Here, gathered sweaty and very non-new yearly limp around the water cooler — not much vim and vigour in the high 30s, I’m afraid, new year or no — the word, perseverance, sparked a discussion about the subtle difference between it and persistence; a degree of resistance to be overcome in one, an inner spring of tenacity in the other. It probably comes down to how you approach your writing challenges. The main point being, that you keep going.
Of course, what I *could* and possibly *should* have sent Lisa was my favourite quote — I don’t know why it didn’t jump immediately to mind, it wasn’t even outrageously hot at the time; and yes, I am also shite at witty rejoinders. So here’s a bonus Tuesday Therapy and a rather timely one for this time of year, all those blank squares on the calendar, scribbled resolutions and what not:
It is Neil Gaiman’s Death and a wonderful saying that I’ve taken to heart, ever since I first saw the motif on a t-shirt. It speaks for itself.
So what typeface do you like to write with? That’s the question asked of these authors at this site, and it’s interesting reading, how a typeface can help a writer grapple with the process. It seems the typewriter era still leaves a mark on the font of choice! A friend changes font with each draft as he edits, to keep the text fresh, which is something I haven’t tried, but probably should if the amount of repetition in my latest piece is any guide.
And while we’re at it, here’s another piece in defence of typography — some interesting history on the evolution of typefaces.
For the record, I prefer to type in Times New Roman — I like my serifs.
We’ve all got our own way of doing things — a little idiosyncrasy when it comes to putting that story, whether long or short, on the page. There are the planners who meticulously account for every scene and every nuance before even putting pen to page. And on the other side of the coin, there’s the chaos merchants, who take the character or the situation and just run with it. Usually I fall somewhere in the middle, using that first, seductive scene to lily-pad my way across the pond from beginning to end, with just a few key scenes in mind, and almost always the final scene, drawing me on. But lately, and maybe it’s a comment about my frame of my mind, I’ve been using what I call the adobe method (nothing to do with a certain software firm, rest assured), so named (however inaccurately) because it amounts to throwing mud at a wall and seeing what sticks.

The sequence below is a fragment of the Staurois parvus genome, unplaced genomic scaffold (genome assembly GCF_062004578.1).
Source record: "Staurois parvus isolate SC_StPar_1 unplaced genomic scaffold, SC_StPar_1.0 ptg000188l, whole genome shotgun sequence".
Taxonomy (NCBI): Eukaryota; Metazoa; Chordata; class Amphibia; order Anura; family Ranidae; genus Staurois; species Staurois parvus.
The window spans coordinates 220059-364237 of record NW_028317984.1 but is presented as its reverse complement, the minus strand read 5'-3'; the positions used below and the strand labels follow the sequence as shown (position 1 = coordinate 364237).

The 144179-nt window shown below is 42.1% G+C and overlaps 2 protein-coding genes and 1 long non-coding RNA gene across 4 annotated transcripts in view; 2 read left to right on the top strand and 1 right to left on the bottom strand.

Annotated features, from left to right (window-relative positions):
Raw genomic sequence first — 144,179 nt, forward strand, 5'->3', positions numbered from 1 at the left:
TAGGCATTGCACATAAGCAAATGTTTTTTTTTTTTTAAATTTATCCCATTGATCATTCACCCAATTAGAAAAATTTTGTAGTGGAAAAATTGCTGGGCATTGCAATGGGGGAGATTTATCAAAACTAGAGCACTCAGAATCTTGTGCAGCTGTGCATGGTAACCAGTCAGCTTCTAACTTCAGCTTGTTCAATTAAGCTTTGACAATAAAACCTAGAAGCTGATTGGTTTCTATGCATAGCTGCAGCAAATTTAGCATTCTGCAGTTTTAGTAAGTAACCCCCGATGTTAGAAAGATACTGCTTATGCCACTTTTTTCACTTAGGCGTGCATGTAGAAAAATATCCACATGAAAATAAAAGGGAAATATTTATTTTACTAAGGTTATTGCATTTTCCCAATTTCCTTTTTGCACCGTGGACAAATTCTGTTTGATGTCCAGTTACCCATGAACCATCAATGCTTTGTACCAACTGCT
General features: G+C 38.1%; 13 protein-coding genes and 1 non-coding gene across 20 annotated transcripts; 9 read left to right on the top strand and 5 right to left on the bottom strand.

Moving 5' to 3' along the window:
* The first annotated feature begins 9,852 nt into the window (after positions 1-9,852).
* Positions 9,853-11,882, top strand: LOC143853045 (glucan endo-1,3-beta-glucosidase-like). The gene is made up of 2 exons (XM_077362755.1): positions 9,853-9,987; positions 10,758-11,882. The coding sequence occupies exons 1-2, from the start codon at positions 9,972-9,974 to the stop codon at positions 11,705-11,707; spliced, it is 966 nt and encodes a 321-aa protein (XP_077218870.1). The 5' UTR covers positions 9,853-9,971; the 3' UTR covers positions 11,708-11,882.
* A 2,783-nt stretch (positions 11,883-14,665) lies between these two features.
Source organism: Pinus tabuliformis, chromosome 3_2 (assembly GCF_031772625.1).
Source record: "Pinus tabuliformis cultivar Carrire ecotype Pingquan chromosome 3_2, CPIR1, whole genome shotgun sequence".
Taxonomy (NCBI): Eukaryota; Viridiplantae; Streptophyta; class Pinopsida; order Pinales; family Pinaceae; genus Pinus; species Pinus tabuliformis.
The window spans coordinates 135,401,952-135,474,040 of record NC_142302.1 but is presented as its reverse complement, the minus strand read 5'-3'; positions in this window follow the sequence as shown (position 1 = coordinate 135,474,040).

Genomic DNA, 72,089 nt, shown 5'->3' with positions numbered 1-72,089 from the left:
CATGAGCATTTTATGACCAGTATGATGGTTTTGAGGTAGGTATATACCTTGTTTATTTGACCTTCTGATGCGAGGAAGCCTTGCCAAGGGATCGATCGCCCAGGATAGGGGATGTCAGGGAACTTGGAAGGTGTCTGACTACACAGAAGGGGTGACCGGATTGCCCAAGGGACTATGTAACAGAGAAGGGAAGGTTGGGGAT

While it sure is fun mixing the stuff and flinging it willy nilly, the end result is far from pretty. There’s a lot of wastage, and it can be hard to get it out from under the nails. It amounts to taking a character or two, and just letting them run with it: a mud fight of scenes and characters, often contradictory, some even overlaying previous scenes like a big stack of pancakes with different toppings. Somewhere in there, I hope a story starts to emerge. That some connections might emerge that suggest there’s actually some kind of structure in there.
I’ve found a handy tool to help with this process, whether an 8000 word short story made up of vignettes or what will eventually be a novel. Simon Haynes as kindly made his yWriter free on his website, and while I’m using about a tenth of its features, it sure is an easy way of keeping track of the swirling scenes. Being able to drag and drop scenes is so much easier than cutting and pasting inside a Word file, and being able to see them all on the one screen helps the patterns emerge — much easier than my former method of keeping a spreadsheet. There’s an automatic word count, as well. And once the order is in place, one click exports the piece as an rtf with scene breaks in place — neat. For the adobe story builder, it’s a damn fine fit.
Doing the rounds at the moment is this article outlining 20 woeful lines from the pen of Da Vinci Code writer Dan Brown. It’s worth a read, not to knock Brown, but to learn from his mistakes.
I’m going back through my current manuscript, removing all extraneous mentions of Mickey Mouse watches.
And taking heart that you can bollox things up and still make a mint.
In her acceptance speech at the World Fantasy Awards ceremony this year, Margo Lanagan paid tribute to a blog post by fellow Aussie writer Justine Larbalestier about how to write a novel. Given I’m meant to be doing just that at the moment (writing a novel, that is), I looked up that post, and found it helpful indeed. Here it is. I’ve used the spreadsheet tracking method and it’s uncomfortably illuminating!
I also thought her expurgated version held quite a lot of truth.
Enjoy, and then get to it…